The government also believed that it could keep the public from learning about their admission of guilt, or responsibility by burying it deep in some legal brief, where only a judge would read it.

As it turns out, the government was only half correct: As for the FIRST part, the FBI did win —

It did avoid having to answer to my family and the American public, in open court;

The Court did accept the government’s claim that my family was at fault, for moving too slow, and dismissed our case:

So, the FBI won the FIRST round …. But they won’t win the SECOND:

Everyone within the sound of my voice should understand this — That the FBI — entrusted with the greatest law enforcement powers and authority in the nation — is responsible for my father’s murder: They are as responsible for that murder as this defendant sitting here before you.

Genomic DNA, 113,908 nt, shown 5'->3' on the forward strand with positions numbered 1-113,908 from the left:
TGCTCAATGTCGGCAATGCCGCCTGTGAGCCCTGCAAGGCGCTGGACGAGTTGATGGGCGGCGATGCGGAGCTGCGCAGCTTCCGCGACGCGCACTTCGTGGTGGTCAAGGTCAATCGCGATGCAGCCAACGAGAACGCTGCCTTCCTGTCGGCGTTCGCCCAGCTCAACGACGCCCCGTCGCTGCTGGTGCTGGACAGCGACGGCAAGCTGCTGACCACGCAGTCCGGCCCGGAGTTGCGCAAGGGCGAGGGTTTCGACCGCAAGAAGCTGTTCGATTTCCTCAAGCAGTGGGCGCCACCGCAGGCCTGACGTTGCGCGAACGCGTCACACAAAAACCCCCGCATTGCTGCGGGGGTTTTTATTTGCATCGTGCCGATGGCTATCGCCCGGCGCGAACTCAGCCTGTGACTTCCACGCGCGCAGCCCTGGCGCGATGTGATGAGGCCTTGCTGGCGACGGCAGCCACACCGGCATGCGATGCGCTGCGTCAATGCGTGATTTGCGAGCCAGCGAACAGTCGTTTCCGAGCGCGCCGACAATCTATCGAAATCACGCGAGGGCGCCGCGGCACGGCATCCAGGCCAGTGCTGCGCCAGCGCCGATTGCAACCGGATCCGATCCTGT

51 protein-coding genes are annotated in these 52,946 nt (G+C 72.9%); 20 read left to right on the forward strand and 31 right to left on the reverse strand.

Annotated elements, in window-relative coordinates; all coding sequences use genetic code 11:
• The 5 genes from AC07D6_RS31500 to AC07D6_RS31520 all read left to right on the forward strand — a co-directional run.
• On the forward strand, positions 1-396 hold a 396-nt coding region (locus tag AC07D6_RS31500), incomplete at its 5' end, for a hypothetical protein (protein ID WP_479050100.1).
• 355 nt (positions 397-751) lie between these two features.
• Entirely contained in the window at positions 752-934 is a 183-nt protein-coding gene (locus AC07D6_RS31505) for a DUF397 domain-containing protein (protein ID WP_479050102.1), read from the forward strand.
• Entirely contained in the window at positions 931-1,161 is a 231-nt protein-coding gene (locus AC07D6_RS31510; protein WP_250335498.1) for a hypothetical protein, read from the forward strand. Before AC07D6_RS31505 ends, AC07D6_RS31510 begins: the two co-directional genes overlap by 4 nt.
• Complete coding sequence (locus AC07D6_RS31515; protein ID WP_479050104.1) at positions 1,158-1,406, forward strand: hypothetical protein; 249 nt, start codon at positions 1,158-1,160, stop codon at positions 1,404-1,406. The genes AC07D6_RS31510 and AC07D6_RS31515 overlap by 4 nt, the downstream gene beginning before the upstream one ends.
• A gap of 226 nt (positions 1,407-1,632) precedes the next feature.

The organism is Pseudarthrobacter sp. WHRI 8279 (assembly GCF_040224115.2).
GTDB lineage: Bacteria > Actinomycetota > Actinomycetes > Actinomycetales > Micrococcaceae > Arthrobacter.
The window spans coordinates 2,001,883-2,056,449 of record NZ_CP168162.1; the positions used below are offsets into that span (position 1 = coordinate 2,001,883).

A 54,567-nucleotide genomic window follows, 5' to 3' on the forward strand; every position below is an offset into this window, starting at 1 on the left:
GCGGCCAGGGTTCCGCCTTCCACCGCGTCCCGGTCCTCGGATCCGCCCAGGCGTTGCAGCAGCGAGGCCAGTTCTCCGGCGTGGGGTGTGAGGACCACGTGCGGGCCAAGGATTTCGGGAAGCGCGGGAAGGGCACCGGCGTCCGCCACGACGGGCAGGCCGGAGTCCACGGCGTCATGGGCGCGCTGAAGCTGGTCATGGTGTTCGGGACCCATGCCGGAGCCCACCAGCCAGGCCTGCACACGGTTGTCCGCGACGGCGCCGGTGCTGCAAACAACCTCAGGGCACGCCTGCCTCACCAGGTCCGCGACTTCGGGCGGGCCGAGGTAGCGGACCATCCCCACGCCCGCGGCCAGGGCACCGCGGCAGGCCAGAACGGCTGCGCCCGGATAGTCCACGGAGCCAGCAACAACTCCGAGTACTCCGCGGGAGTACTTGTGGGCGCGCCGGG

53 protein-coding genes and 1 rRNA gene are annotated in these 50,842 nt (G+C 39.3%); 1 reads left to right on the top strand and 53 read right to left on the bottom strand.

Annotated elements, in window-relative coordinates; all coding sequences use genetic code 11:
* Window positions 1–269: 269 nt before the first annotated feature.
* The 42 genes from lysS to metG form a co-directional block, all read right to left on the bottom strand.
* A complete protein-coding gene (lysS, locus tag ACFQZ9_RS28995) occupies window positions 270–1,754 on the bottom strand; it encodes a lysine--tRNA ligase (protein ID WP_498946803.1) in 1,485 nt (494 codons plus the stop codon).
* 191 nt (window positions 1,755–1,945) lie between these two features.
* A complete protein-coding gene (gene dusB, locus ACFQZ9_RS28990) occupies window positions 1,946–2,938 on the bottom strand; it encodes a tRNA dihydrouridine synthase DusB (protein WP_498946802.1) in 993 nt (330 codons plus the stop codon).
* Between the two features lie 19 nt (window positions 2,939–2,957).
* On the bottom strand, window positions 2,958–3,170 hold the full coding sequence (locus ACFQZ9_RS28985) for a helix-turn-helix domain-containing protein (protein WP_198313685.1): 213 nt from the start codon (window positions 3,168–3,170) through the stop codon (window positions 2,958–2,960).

And that’s not just my opinion; that’s coming from the FBI itself! …

Here’s how the Justice Department confessed responsibility, in a court filing:

And I quote —

“The record establishes that by this date — a reasonable person would have had sufficient facts to form a belief that the FBI bore some responsibility for both the death of Roger Wheeler and the subsequent cover-up. “

Sadly, until right now — this moment — almost nobody knew that the FBI had admitted responsibility for its role in my father’s murder and the agency-wide cover-up that followed.

This official acknowledgment of responsibility appears in no FBI or Justice Department press release or any government website. No government official ever conveyed this to me or any member of my family, in person or by letter, much less made apology for it.